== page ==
Tag Archives: cycling

Failure is totally an option.

About a year and a half ago, I visited my brother and his girlfriend in Tucson, Arizona. I was eager to see the sights, and after a little coaxing, we drove the long, meandering 25 miles to the top of Mt. Lemmon. Sunny and 60 degrees at the base, there was snow at the summit. Between that and an elevation gain of over 5,000 feet, I never expected to see this:

Almost immediately, I began planning my own Tucson cycling adventure. I would bring along my sister and a close friend, and together we too would conquer Mt. Lemmon.

Mt-Lemmon_Wendy-Point_Bike-Ride_Tucson_AZ

Easy peasy. Photo credit

We arrived in Tucson last week with grand plans: Climb a mountain and drink all the beer.

Mt-Lemmon-beer

A flight of brewskies at noon o’clock the day before an endurance event. Duh.

When I asked my sister and friend if they wanted to drive up the mountain for a sneak peak peek, they gave a resounding, “Hell no!” We had recently done some long, challenging rides, and felt cocky confident.

Tour-de-France-lies

Remember this one?

The night before our trek, a man named Robert met us in a dentist office parking lot with three rental road bikes.

Mt-Lemmon-bikes

You say “a strange man asked you to meet him in the bushes just behind the dumpster” like it’s a bad thing…

“Eh, it’ll take you a few hours and three bottles of water to get to the top,” Robert said. “I’ve done it a bunch of times.”

Mt-Lemmon-Jules-water

Okay, Robert! I trust you, Robert!

The next morning, when we finally arrived at the base of the mountain (a 45-minute drive from our AirBnb), I looked at my sister. “Oh my god,” I said. “I left my helmet in your suitcase.” My sister spun around and spotted another cyclist in the parking lot. “Excuse me,” she called. “Are you from around here? Do you know where we can buy a helmet?”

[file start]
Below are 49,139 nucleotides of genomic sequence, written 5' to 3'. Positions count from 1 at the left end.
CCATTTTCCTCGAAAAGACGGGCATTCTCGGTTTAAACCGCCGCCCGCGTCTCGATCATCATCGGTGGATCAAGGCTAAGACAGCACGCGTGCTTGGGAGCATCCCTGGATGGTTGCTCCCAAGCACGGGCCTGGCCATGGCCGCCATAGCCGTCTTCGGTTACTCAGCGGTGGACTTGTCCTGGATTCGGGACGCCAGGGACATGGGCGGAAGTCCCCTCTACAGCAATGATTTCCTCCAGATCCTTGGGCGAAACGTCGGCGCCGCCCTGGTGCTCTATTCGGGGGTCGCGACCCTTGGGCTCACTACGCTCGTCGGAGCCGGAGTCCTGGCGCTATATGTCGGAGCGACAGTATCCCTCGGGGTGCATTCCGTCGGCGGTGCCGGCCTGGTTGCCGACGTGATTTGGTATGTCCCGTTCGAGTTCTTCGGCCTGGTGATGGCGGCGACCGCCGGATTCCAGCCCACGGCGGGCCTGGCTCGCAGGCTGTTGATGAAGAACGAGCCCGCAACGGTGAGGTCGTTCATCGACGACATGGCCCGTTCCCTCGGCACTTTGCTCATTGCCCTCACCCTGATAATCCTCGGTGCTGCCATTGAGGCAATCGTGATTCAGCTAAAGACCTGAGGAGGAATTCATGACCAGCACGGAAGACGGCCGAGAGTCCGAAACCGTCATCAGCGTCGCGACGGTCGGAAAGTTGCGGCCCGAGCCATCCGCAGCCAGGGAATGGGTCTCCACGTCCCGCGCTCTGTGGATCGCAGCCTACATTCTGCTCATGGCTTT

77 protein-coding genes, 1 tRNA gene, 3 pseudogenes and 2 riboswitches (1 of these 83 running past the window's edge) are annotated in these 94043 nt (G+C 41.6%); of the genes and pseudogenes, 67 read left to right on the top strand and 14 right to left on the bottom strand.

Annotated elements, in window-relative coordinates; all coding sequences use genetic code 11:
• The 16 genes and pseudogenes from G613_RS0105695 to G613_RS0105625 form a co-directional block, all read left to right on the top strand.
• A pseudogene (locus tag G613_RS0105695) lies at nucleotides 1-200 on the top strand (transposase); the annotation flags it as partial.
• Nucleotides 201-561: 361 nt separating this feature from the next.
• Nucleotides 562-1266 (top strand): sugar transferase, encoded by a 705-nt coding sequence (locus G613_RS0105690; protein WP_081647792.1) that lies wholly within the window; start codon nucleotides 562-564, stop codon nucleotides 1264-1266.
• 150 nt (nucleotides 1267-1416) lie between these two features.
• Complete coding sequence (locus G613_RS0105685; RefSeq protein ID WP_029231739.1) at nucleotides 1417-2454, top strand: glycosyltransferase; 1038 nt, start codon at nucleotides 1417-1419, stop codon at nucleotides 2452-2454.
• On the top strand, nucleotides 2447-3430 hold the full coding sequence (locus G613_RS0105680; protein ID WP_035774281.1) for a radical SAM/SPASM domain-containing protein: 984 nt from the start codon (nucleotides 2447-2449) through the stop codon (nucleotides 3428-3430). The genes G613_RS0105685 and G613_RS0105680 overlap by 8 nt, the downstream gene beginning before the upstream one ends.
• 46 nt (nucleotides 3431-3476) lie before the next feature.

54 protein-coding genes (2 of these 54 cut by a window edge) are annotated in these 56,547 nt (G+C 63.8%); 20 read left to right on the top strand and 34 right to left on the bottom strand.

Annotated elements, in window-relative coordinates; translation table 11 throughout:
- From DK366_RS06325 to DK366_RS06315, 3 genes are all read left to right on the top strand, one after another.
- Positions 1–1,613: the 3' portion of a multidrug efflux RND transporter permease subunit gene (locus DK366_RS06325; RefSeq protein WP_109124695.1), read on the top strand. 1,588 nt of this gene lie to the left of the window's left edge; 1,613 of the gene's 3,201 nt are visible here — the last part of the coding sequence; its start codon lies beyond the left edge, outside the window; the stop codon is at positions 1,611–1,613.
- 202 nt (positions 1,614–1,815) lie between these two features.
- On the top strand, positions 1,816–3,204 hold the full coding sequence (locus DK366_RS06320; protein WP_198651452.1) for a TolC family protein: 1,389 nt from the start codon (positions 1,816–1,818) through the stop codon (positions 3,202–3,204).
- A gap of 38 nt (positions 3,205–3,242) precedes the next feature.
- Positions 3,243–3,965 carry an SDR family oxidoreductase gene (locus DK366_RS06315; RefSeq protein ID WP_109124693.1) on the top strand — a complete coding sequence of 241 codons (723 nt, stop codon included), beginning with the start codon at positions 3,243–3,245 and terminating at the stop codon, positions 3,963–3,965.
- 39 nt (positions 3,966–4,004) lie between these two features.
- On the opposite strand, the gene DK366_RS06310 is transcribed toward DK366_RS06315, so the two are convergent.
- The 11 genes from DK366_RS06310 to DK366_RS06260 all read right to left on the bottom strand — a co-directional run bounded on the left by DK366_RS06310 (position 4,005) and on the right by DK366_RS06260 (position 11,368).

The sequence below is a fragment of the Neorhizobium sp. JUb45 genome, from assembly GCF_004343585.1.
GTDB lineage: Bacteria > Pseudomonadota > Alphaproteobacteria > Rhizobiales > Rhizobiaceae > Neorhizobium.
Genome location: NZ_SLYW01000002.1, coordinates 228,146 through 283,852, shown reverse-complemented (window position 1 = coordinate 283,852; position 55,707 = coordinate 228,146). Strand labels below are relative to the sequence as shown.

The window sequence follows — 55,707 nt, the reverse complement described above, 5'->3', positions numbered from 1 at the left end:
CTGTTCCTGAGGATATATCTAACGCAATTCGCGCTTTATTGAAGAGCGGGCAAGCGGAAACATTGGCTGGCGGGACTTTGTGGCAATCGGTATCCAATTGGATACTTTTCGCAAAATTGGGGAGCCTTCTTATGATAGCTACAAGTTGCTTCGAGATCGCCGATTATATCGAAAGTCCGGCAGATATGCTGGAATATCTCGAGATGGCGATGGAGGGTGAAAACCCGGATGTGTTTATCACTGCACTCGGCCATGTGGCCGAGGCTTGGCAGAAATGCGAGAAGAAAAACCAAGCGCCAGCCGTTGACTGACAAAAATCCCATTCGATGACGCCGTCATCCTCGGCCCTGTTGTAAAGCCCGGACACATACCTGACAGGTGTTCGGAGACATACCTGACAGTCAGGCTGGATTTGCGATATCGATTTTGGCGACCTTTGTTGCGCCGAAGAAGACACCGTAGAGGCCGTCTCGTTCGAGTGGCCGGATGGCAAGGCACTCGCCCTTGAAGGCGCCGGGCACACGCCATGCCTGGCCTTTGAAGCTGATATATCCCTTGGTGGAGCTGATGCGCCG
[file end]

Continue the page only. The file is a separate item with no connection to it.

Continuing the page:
We were prepared to drive to the nearest Walmart, but our new cycling friend, Gary, rummaged in the back of his car and pulled out a well-worn white helmet. Without a moment’s hesitation, he walked over and began fitting it on my head, pulling the chin strap tightly.

“That should work,” he said with a smile and a nod.

“Crap,” I told him. “I almost got out of this.”

Mt-Lemmon-base

Goddamn you, Gary.

By then it was 9:30am, and the sun felt like it was sitting squarely atop my borrowed head gear. We took off and before long, everything hurt. Numb hands, aching legs, and dull chills – everything I’d dreamt of and more.

Two hours in, my sister and I stopped for our 87th break and said, almost in unison, “Well, I can’t breathe and I’m out of water.”

We were at mile 7.

Of 25.

Mt-Lemmon-suitcase

But our cycling gear made it the full 2,433 miles home – right at the weight limit! Which is especially impressive when you consider how much shame was inside.

P.S. – Here’s our friend at the top. She’s a machine. Ain’t that right, KB!

Mt-Lemmon-summit

She was really impressed with the view.

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Tour de Fail

Tour-de-Fail-2

This is going to be the best day ever.

Because I thought this is what my therapist meant when she said “get a hobby,” every year I now train for a 100-mile bike ride in September. As part of the training plan this year, I signed up for a series of organized bike rides throughout the summer. These bike rides come with roadside support, fully-stocked rest stops, and an ugly t-shirt to commemorate the ride.

tour-de-fail-t-shirt

Is that brown or gray? Or both?

This past Saturday, the training ride was a 63-mile charity event for which I signed up namely because the registration fee was cheap. #foreshadowing.